Share-a-Haircut Results!

Thank you to all our supporters who came out in early February to Share-a-Haircut at Hair Cuttery! On February 6th and 7th, thousands of clients visited their salons to help donate haircuts in our communities. As a result, Hair Cuttery will be donating 76,942 free haircut certificates to the homeless and those in need!

Hearts & Homes for Youth has received a number of haircut certificates for the youth in our care to get a fresh look for Spring!

Thank you to Hair Cuttery for partnering with Hearts & Homes for Youth and thank you to all our supporters! #sharingiscaring

Books You Should Read for Black History Month

As we recognize Black History Month and celebrate countless achievements by black Americans, our team at Hearts & Homes for Youth would like to share our top picks for books to read during Black History Month.

The Warmth of Other Suns, by Isabel Wilkerson

A beautifully written historical account of the decades-long migration of black citizens from the South to the North and West. This masterpiece is rich with data, official records, and narratives of individual experiences.

The Pact: Three Young Men Make a Promise and Fulfill a Dream, by Sampson Davis

This memoir follows three teenagers from a rough part of Newark, New Jersey, who made a pact to attend medical school together. Also check out: The Bond: Three Young Men Learn to Forgive and Reconnect with Their Fathers, by Sampson Davis.

Their Eyes Were Watching God, by Zora Neale Hurston

A classic Southern love story centered around a strong black female protagonist. Also check out Native Son by Richard Wright

The New Jim Crow: Mass Incarceration in the Age of Colorblindness, by Michelle Alexander

Legal scholar Michelle Alexander argues that racial caste in America has not ended, and that Jim Crow and legal racial segregation has been replaced by mass incarceration as a system of social control.

S Street Rising: Crack, Murder, and Redemption in D.C., by Ruben Castaneda

A memoir of a crack addict and portrait of Washington D.C. during the height of the crack epidemic.

The Other Wes Moore, by Wes Moore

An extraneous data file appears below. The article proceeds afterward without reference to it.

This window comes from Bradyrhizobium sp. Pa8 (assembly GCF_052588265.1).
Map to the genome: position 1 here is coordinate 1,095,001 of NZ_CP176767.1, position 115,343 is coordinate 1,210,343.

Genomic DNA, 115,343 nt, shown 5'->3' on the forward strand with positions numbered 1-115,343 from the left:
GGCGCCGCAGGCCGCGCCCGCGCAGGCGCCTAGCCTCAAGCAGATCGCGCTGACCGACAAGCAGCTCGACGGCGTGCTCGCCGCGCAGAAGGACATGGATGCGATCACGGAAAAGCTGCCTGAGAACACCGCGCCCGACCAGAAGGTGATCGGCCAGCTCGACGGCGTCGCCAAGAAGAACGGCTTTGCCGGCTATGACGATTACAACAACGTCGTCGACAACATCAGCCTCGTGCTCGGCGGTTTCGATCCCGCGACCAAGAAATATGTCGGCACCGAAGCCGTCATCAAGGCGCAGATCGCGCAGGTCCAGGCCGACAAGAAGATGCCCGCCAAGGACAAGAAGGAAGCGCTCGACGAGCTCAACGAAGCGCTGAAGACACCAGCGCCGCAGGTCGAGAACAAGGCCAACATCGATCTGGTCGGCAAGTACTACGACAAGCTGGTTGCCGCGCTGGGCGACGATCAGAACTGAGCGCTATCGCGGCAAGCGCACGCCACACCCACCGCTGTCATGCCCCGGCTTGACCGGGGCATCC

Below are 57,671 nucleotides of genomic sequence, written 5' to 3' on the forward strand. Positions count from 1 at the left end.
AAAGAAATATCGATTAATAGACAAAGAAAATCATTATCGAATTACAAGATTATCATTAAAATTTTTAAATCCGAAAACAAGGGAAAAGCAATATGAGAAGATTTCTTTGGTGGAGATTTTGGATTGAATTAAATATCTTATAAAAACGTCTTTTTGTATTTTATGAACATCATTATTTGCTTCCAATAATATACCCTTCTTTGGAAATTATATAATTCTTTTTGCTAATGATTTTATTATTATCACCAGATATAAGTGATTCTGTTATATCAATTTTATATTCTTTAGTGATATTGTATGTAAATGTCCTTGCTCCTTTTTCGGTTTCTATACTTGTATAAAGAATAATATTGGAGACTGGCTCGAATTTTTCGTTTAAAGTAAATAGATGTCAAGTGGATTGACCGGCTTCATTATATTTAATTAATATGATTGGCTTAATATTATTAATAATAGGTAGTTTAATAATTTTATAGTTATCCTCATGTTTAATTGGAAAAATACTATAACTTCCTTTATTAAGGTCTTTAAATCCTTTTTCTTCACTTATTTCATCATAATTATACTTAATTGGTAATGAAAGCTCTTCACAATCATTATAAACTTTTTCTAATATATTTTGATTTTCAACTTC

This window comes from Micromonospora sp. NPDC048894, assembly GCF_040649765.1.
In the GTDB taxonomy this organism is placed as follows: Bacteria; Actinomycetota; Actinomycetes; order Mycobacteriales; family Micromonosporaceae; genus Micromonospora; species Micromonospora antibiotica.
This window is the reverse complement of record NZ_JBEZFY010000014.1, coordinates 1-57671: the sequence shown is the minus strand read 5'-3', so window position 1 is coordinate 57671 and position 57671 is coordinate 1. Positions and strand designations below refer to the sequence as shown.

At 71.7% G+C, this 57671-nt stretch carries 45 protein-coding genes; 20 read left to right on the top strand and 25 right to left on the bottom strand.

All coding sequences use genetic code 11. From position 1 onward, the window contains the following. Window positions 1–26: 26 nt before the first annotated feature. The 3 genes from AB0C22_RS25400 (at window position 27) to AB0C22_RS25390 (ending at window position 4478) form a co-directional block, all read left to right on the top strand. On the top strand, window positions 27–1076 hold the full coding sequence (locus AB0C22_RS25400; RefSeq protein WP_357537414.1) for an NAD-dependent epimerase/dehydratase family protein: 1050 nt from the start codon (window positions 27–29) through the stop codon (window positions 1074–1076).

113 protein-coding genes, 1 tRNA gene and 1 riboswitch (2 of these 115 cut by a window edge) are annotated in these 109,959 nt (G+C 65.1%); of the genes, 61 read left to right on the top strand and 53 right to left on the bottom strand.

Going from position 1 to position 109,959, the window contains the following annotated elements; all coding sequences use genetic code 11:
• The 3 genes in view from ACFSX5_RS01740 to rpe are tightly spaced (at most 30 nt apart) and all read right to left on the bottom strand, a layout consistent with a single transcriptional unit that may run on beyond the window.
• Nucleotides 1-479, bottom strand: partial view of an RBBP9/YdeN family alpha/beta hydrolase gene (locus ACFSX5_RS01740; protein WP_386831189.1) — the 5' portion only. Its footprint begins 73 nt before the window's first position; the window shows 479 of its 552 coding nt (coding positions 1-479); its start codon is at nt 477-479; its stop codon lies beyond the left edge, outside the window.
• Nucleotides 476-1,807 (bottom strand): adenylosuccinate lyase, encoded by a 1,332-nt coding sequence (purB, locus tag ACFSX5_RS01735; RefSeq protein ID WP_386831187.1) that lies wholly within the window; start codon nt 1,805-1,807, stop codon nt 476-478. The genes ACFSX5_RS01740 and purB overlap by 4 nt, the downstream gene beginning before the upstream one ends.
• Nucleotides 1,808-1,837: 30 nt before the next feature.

A book that documents the lives of two young men with the same name, born in the same area, but launched into different directions as a result of choices and opportunities.

From the Hood to the Hill: A Story of Overcoming, by Barry C. Black

From the Hood to the Hill is Chaplain Black’s story of overcoming unpromising beginnings in the ghettos of Baltimore.

Black Against Empire: The History and Politics of the Black Panther Party, by Joshua Bloom and Waldo E. Martin

Black against Empire is a comprehensive overview and analysis of the history and politics of the Black Panther Party.

Untold Glory: African Americans in Pursuit of Freedom, Opportunity, and Achievement, by Alan Govenar

Untold Glory offers a fresh perspective on one of the most fundamental elements of American history—the conquest of new frontiers. In twenty-seven fascinating first-person accounts, African Americans from different eras, backgrounds, and occupations explore and reflect on the meaning of frontier, both literally and metaphorically.

Africana, by Kwame Anthony Appiah and Henry Louis Gates

Inspired by the dream of the late African American scholar W.E.B. Du Bois and assisted by an eminent advisory board, Harvard scholars Henry Louis Gates, Jr., and Kwame Anthony Appiah have created the first scholarly encyclopedia to take as its scope the entire history of Africa and the African Diaspora.

Classics:
The Mis-education of the Negro, by Carter G. Woodson

This book by the founder of Black History Month, Carter G. Woodson, is an exploration of what it means to be black in America.

Up from Slavery, by Booker T. Washington

Booker T. Washington describes events in a remarkable life that began in bondage and culminated in worldwide recognition for his many accomplishments. In simply written yet stirring passages, he tells of his impoverished childhood and youth, the unrelenting struggle for an education, early teaching assignments, his selection in 1881 to head Tuskegee Institute, and more.

The Souls of Black Folks, by W.E.B. DuBois

This landmark book is a founding work in the literature of black protest. W. E. B. Du Bois (1868–1963) played a key role in developing the strategy and program that dominated early 20th-century black protest in America. In this collection of essays, first published together in 1903, he eloquently affirms that it is beneath the dignity of a human being to beg for those rights that belong inherently to all mankind.

Autobiography of Malcolm X, by Malcolm X

This autobiography traces Malcolm X’s journey from being born as Malcolm Little to becoming one of the black freedom movement’s most recognizable figures. He describes his life experiences, from encountering racism, to being imprisoned, to being reborn through the Nation of Islam.

Black Boy, by Richard Wright

This autobiography traces Wright’s tortured years in the Jim Crow South from 1912 to 1927.

The Bluest Eye, by Toni Morrison

The main character wants blue eyes, convinced that it is her ticket to escape from life as a bullied black girl.

A Way to Help Homeless LGBT Youth

By Maureen Rodgers

As homelessness continues to top the list of one of the nation’s biggest and most expensive  problems, many  seem  to  forget that for as many homeless adults that are on the streets, there are the faces of youth also looking for a place to call home. The thought of a homeless youth seems to confuse some people; “If they’re homeless, at least they are with their family,” or “There must be someplace they can go, some family member will take them in. Who would sit by and let a kid live on the streets? ”